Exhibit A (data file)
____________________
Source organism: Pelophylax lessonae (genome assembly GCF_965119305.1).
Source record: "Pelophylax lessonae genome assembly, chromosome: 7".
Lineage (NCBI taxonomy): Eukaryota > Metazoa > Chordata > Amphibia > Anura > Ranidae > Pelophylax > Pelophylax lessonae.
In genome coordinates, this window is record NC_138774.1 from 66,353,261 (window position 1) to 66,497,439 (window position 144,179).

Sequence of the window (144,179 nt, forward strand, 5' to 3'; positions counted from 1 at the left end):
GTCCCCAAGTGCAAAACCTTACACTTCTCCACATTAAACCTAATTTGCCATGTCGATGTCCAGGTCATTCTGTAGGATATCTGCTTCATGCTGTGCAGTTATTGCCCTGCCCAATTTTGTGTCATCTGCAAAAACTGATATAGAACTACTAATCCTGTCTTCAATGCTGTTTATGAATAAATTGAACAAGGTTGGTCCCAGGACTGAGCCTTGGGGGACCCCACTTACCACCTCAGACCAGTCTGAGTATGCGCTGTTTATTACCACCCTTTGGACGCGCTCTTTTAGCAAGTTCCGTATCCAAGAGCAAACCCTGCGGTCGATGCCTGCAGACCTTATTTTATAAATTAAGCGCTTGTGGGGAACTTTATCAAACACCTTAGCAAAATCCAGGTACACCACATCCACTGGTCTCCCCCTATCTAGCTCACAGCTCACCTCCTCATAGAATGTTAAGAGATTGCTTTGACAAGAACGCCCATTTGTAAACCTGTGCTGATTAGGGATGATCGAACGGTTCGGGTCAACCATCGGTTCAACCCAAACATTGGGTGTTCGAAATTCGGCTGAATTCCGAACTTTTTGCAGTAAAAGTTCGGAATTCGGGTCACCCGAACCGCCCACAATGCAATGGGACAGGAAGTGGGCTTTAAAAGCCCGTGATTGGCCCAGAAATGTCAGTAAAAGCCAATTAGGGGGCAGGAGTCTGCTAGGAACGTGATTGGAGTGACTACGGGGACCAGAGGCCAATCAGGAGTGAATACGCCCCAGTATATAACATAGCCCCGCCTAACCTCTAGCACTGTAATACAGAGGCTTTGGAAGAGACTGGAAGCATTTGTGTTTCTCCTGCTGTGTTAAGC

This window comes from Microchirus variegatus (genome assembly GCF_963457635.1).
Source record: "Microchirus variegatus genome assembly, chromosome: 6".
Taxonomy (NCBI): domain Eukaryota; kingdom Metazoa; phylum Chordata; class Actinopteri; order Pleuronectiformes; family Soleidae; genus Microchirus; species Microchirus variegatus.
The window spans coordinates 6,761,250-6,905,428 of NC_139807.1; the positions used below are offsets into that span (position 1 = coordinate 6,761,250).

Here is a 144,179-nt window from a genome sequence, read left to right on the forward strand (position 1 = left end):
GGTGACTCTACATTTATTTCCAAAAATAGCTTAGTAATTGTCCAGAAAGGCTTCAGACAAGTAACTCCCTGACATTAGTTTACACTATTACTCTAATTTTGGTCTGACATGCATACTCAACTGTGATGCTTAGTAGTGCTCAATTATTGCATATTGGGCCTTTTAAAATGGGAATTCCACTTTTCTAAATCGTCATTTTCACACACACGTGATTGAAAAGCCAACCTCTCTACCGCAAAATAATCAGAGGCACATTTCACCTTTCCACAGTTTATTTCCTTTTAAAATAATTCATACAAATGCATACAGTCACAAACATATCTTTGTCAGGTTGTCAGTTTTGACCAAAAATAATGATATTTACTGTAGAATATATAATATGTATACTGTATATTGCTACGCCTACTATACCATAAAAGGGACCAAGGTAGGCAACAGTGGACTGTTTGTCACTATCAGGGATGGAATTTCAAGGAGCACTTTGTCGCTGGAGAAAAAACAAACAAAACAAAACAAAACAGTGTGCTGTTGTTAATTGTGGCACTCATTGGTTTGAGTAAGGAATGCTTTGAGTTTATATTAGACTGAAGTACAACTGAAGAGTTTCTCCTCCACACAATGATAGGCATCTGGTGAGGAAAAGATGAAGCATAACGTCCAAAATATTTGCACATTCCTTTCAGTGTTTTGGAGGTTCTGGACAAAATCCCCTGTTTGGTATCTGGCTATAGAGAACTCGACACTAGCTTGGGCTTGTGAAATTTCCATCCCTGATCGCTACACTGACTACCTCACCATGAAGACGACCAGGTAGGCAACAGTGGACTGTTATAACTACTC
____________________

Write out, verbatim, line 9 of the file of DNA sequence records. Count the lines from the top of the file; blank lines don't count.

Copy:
Taxonomy (NCBI): domain Eukaryota; kingdom Metazoa; phylum Chordata; class Actinopteri; order Pleuronectiformes; family Soleidae; genus Microchirus; species Microchirus variegatus.